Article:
1957-03-11 to 2020-01-03
Iran, IraqQasem Soleimani (11 March 1957 – 3 January 2020) was an Iranian Major General in the Islamic Revolutionary Guard Corps (IRGC) and, from 1998 until his death in 2020, commander of its Quds Force, a division primarily responsible for extraterritorial military and clandestine operations. In his later years, he was considered the second most powerful person in Iran behind Ayatollah Khamenei, as well as being his right-hand man.
Soleimani joined the Revolutionary Guard (IRGC) in 1979 following the Iranian Revolution, which saw the Shah fall and Ayatollah Khomeini take power. Reportedly, his training was minimal, but he advanced rapidly. Early in his career as a guardsman, he was stationed in northwestern Iran, and participated in the suppression of a Kurdish separatist uprising in West Azerbaijan Province.
In 1999, Soleimani, along with other senior IRGC commanders, signed a letter to then-President Mohammad Khatami regarding the student protests in July. They wrote "Dear Mr. Khatami, how long do we have to shed tears, sorrow over the events, practice democracy by chaos and insults, and have revolutionary patience at the expense of sabotaging the system? Dear president, if you don't make a revolutionary decision and act according to your Islamic and national missions, tomorrow will be so late and irrecoverable that cannot be even imagined".
In 2007, the U.S. included him in a "Designation of Iranian Entities and Individuals for Proliferation Activities and Support for Terrorism", which forbade U.S. citizens from doing business with him.
In 2009, The Economist stated based on a leaked report that Christopher R. Hill and General Raymond T. Odierno (America's two most senior officials in Baghdad at the time) met with Soleimani in the office of Iraq's president, Jalal Talabani, but withdrew the story after Hill and Odierno denied the occurrence of the meeting.
On 24 June 2011, the Official Journal of the European Union said the three Iranian Revolutionary Guard members now subject to sanctions had been "providing equipment and support to help the Syrian government suppress protests in Syria".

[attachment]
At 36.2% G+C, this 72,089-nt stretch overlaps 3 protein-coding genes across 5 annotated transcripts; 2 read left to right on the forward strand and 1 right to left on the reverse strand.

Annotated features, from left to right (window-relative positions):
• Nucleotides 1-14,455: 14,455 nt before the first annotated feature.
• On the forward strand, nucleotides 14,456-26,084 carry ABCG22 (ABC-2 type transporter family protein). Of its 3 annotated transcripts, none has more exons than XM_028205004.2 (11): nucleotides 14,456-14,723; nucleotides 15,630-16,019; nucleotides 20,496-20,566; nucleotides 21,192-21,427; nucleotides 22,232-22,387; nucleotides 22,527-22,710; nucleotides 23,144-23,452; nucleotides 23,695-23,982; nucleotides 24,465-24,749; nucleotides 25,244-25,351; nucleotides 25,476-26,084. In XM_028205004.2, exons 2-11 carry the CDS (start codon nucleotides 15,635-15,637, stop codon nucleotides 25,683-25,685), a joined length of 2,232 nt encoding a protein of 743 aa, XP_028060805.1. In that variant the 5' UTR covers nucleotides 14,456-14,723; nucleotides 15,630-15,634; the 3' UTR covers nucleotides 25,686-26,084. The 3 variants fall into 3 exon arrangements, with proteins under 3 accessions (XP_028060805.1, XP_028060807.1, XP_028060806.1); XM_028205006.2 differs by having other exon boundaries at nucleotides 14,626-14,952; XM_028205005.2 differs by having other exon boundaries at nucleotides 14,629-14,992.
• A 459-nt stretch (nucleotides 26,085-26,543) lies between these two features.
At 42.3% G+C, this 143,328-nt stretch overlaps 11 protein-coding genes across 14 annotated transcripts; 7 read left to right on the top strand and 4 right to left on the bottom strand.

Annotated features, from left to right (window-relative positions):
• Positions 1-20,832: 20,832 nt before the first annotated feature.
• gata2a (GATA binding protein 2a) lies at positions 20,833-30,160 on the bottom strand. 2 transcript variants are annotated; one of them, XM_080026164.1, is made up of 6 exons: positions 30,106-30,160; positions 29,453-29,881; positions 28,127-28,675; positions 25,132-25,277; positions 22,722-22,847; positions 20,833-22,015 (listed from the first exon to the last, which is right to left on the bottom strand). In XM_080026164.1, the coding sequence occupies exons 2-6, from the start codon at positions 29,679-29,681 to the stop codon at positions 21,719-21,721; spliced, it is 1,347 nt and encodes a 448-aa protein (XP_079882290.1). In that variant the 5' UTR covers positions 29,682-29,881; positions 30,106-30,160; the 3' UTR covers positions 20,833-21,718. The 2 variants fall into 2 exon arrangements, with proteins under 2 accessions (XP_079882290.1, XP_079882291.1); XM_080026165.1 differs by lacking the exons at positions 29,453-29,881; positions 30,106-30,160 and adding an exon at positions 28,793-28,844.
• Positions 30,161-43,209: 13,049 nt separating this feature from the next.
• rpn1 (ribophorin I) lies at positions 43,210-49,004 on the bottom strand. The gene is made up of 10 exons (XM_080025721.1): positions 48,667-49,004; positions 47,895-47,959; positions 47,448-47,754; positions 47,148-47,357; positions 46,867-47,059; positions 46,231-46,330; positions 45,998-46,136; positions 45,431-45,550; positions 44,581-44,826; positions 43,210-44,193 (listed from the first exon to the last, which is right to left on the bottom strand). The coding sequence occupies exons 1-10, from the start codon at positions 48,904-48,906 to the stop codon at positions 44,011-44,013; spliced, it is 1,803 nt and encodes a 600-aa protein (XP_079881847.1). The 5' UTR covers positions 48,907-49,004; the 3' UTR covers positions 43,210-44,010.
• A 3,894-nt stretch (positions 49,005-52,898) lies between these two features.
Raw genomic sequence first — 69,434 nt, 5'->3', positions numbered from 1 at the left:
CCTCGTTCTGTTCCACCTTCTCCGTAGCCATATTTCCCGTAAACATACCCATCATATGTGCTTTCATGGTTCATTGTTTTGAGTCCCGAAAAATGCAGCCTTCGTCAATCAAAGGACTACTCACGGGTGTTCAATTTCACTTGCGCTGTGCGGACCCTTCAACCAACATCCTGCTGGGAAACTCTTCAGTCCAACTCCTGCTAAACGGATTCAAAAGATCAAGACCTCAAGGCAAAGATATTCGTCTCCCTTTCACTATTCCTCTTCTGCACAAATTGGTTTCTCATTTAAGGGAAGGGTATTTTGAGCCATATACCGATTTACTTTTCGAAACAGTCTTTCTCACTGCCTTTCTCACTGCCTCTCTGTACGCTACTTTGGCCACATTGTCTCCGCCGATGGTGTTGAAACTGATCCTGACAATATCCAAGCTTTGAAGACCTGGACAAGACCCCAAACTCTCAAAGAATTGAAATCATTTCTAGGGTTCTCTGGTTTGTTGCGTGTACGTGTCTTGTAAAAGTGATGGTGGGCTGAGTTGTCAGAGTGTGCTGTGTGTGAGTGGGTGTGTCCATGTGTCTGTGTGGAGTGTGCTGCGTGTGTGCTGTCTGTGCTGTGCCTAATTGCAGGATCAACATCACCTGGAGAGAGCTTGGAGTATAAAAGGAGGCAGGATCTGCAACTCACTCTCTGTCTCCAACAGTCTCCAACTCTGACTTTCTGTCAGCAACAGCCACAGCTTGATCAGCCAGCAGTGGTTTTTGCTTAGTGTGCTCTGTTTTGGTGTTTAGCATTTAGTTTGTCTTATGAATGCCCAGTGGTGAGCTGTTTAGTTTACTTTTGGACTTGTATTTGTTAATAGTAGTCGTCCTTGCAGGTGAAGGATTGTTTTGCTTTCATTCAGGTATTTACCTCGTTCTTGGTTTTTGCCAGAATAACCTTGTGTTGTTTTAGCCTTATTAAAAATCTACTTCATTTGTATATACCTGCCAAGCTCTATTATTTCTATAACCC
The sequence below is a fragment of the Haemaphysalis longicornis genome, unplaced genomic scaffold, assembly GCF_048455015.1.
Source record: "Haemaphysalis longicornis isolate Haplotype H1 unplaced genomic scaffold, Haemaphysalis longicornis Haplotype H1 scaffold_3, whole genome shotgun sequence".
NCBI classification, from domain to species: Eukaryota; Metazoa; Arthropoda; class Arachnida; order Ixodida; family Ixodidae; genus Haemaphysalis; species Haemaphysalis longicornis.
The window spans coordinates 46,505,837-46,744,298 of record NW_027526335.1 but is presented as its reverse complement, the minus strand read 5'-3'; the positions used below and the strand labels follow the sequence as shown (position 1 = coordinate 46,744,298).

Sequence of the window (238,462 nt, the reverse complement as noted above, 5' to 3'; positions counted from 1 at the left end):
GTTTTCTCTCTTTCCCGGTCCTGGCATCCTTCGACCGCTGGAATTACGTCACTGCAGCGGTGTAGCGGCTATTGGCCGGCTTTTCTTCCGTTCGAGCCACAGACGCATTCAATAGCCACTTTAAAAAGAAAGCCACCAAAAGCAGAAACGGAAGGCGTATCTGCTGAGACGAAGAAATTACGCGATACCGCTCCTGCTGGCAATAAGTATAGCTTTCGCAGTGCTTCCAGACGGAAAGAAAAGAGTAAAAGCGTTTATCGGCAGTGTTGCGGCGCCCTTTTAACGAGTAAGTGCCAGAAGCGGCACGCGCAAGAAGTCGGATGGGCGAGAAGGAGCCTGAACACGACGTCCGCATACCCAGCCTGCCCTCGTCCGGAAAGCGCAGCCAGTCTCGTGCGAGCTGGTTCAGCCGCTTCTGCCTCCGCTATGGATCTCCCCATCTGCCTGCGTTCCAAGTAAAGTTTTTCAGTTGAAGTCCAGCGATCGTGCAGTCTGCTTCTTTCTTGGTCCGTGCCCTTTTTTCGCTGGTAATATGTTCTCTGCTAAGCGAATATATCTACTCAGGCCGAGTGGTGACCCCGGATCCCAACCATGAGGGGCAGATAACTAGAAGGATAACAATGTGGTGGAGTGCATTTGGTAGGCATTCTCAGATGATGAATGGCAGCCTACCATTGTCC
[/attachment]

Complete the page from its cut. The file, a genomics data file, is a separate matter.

In 2015, Soleimani began gathering support from various sources to combat the newly resurgent ISIL and rebel groups which had both successfully taken large swaths of territory from Assad's forces. He was reportedly the main architect of the joint intervention involving Russia as a new partner with Assad and Hezbollah.
In a visit to the Lebanese capital Beirut on 29 January 2015, Soleimani laid wreaths at the graves of the slain Hezbollah members, including Jihad Mughniyah, which strengthened suspicions about a collaboration between Hezbollah and the Quds Force.
In early February 2016, backed by Russian and Syrian air force airstrikes, the 4th Mechanized Division – in close coordination with Hezbollah, the National Defense Forces (NDF), Kata'eb Hezbollah, and Harakat Al-Nujaba – launched an offensive in Aleppo Governorate's northern countryside, which eventually broke the three-year siege of Nubl and Al-Zahraa and cut off the rebels' main supply route from Turkey. According to a senior, non-Syrian security source close to Damascus, Iranian fighters played a crucial role in the conflict. "Qassem Soleimani is there in the same area", he said. In December 2016, new photos emerged of Soleimani at the Citadel of Aleppo, though the exact date of the photos is unknown.
Trump had expressed a desire to target Soleimani in a 2017 meeting with then National Security Adviser H.R. McMaster. On January 13, 2020, five senior current and former Trump Administration officials told NBC News that Trump had authorized the killing of Soleimani in June 2019 on the condition that he had been involved in the killing of any American, a decision backed by U.S. Secretary of State Mike Pompeo.
On 4 January, a funeral procession for Soleimani was held in Baghdad with thousands of mourners in attendance, waving Iraqi and militia flags and chanting "death to America, death to Israel". The procession started at the Al-Kadhimiya Mosque in Baghdad. Iraq's prime minister, Adil Abdul-Mahdi, and leaders of Iran-backed militias attended the funeral procession. Soleimani's remains were taken to the holy Shia cities of Karbala and Najaf.
On 6 January, the body of Soleimani and other casualties arrived at the Iranian capital Tehran. Huge crowds, reportedly hundreds of thousands or millions, packed the streets. Supreme Leader Ali Khamenei, who had a close relationship with Soleimani, led the traditional Islamic prayer for the dead, weeping at one point in front of the flag-draped coffins.
On 13 January 2020, Syrian Minister of Defense, Ali Abdullah Ayyoub, presented the medal of "The Champion of the Syrian Arab Republic", which President Bashar Al-Assad granted posthumously to Qassem Soleimani, to his Iranian counterpart, Amir Hatami.